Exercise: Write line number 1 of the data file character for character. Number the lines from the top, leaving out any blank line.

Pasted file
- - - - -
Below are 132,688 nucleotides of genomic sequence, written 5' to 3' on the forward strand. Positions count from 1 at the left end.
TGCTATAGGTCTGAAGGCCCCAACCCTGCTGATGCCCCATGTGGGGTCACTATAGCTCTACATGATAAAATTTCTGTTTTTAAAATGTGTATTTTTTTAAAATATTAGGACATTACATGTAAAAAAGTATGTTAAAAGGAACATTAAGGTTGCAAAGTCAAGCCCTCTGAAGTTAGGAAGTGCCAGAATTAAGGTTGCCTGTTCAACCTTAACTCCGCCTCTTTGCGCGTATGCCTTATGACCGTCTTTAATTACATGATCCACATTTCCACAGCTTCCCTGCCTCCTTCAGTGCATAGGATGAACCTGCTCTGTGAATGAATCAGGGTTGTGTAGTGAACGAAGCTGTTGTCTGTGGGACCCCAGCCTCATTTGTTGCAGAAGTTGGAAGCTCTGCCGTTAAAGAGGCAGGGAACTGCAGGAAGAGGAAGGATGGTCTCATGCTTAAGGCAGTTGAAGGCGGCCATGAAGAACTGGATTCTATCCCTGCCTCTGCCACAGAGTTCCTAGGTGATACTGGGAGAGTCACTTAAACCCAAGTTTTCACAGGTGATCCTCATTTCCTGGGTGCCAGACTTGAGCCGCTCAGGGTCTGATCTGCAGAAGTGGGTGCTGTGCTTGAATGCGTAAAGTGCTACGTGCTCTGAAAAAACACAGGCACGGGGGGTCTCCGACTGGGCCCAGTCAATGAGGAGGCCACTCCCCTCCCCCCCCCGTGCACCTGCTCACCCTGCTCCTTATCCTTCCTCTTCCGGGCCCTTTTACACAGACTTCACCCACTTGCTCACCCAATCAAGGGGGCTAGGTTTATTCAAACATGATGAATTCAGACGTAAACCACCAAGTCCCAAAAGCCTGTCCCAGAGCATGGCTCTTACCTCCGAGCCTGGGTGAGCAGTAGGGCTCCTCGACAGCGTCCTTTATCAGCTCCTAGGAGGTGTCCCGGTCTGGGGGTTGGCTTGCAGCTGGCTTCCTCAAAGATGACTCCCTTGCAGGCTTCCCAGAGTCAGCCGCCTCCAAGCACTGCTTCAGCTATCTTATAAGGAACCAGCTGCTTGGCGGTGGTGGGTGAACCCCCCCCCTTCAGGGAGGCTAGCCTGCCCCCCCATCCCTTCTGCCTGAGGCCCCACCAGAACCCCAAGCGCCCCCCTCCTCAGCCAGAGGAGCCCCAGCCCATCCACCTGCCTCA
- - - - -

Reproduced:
Below are 132,688 nucleotides of genomic sequence, written 5' to 3' on the forward strand. Positions count from 1 at the left end.